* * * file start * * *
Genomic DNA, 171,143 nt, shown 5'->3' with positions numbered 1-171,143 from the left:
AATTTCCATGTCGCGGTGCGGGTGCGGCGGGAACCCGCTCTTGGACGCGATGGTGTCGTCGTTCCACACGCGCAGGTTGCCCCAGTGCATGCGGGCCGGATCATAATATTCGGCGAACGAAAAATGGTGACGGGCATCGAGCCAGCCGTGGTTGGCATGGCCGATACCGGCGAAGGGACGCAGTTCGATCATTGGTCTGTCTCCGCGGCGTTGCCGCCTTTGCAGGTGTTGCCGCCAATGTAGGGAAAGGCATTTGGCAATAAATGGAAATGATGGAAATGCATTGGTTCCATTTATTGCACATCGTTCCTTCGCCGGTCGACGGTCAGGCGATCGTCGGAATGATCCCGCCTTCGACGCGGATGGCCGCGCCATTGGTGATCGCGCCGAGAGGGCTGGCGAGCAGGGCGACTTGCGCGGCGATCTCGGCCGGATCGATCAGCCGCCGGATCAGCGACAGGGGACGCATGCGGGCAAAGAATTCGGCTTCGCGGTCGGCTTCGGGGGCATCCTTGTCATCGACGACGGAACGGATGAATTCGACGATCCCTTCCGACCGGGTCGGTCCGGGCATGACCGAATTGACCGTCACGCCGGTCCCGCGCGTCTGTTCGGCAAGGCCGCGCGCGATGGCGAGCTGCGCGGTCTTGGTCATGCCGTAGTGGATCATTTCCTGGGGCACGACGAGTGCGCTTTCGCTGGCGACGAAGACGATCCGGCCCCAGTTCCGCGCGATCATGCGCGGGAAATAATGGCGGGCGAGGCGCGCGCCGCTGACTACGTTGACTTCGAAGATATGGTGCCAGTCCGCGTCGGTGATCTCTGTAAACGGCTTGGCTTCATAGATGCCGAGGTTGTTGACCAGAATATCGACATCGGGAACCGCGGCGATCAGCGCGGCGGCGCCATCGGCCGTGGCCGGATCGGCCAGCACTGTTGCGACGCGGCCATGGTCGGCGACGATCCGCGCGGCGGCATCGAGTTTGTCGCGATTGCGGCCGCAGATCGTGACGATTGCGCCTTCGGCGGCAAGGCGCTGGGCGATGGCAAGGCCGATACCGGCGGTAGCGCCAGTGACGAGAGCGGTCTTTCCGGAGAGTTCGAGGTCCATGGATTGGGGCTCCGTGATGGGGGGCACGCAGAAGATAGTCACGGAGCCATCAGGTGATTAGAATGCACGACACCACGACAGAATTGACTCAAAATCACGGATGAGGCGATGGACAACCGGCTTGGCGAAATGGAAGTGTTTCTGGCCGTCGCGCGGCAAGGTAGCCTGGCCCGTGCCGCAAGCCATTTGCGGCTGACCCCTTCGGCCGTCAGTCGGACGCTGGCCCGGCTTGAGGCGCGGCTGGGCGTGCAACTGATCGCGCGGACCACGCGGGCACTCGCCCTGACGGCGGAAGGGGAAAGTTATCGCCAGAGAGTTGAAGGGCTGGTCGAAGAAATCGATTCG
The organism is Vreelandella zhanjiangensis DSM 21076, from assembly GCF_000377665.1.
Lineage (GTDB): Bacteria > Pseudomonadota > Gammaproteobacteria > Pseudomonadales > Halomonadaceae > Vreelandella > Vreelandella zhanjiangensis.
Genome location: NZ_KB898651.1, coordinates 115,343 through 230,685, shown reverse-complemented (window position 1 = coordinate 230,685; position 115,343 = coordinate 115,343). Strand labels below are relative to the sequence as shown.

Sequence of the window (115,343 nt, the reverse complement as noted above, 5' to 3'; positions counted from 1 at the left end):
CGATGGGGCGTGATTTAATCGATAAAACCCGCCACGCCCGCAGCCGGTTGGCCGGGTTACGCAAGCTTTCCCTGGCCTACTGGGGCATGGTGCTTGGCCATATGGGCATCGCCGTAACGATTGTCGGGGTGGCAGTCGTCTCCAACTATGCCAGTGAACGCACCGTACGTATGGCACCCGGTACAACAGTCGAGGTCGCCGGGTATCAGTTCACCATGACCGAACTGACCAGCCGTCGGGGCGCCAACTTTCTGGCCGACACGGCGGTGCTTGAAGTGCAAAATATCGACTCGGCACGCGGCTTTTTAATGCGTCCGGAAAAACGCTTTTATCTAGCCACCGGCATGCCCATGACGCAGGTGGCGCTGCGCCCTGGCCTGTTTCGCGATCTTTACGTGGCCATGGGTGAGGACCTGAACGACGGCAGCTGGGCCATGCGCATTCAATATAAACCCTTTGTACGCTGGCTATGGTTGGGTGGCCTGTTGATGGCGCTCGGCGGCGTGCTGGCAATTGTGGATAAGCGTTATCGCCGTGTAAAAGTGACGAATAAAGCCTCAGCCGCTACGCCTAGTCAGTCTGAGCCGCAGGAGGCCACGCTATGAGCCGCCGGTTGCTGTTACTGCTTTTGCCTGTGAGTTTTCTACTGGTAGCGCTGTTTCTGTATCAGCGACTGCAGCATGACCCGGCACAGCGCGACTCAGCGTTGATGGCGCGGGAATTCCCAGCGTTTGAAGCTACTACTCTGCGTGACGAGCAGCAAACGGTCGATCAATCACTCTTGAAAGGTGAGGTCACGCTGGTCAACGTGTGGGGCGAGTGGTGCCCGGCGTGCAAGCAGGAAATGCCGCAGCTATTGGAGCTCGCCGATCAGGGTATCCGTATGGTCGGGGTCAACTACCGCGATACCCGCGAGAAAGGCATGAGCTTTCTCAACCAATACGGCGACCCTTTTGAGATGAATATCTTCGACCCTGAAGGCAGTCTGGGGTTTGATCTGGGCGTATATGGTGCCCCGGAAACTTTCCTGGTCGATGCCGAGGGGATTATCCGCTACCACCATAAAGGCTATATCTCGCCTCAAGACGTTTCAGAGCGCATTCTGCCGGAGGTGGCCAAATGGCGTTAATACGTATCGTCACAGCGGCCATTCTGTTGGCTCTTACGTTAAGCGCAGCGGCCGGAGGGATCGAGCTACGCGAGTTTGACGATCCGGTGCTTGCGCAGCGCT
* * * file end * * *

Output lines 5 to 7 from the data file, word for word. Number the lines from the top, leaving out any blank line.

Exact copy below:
Genome location: NZ_KB898651.1, coordinates 115,343 through 230,685, shown reverse-complemented (window position 1 = coordinate 230,685; position 115,343 = coordinate 115,343). Strand labels below are relative to the sequence as shown.

Sequence of the window (115,343 nt, the reverse complement as noted above, 5' to 3'; positions counted from 1 at the left end):
CGATGGGGCGTGATTTAATCGATAAAACCCGCCACGCCCGCAGCCGGTTGGCCGGGTTACGCAAGCTTTCCCTGGCCTACTGGGGCATGGTGCTTGGCCATATGGGCATCGCCGTAACGATTGTCGGGGTGGCAGTCGTCTCCAACTATGCCAGTGAACGCACCGTACGTATGGCACCCGGTACAACAGTCGAGGTCGCCGGGTATCAGTTCACCATGACCGAACTGACCAGCCGTCGGGGCGCCAACTTTCTGGCCGACACGGCGGTGCTTGAAGTGCAAAATATCGACTCGGCACGCGGCTTTTTAATGCGTCCGGAAAAACGCTTTTATCTAGCCACCGGCATGCCCATGACGCAGGTGGCGCTGCGCCCTGGCCTGTTTCGCGATCTTTACGTGGCCATGGGTGAGGACCTGAACGACGGCAGCTGGGCCATGCGCATTCAATATAAACCCTTTGTACGCTGGCTATGGTTGGGTGGCCTGTTGATGGCGCTCGGCGGCGTGCTGGCAATTGTGGATAAGCGTTATCGCCGTGTAAAAGTGACGAATAAAGCCTCAGCCGCTACGCCTAGTCAGTCTGAGCCGCAGGAGGCCACGCTATGAGCCGCCGGTTGCTGTTACTGCTTTTGCCTGTGAGTTTTCTACTGGTAGCGCTGTTTCTGTATCAGCGACTGCAGCATGACCCGGCACAGCGCGACTCAGCGTTGATGGCGCGGGAATTCCCAGCGTTTGAAGCTACTACTCTGCGTGACGAGCAGCAAACGGTCGATCAATCACTCTTGAAAGGTGAGGTCACGCTGGTCAACGTGTGGGGCGAGTGGTGCCCGGCGTGCAAGCAGGAAATGCCGCAGCTATTGGAGCTCGCCGATCAGGGTATCCGTATGGTCGGGGTCAACTACCGCGATACCCGCGAGAAAGGCATGAGCTTTCTCAACCAATACGGCGACCCTTTTGAGATGAATATCTTCGACCCTGAAGGCAGTCTGGGGTTTGATCTGGGCGTATATGGTGCCCCGGAAACTTTCCTGGTCGATGCCGAGGGGATTATCCGCTACCACCATAAAGGCTATATCTCGCCTCAAGACGTTTCAGAGCGCATTCTGCCGGAGGTGGCCAAATGGCGTTAATACGTATCGTCACAGCGGCCATTCTGTTGGCTCTTACGTTAAGCGCAGCGGCCGGAGGGATCGAGCTACGCGAGTTTGACGATCCGGTGCTTGCGCAGCGCT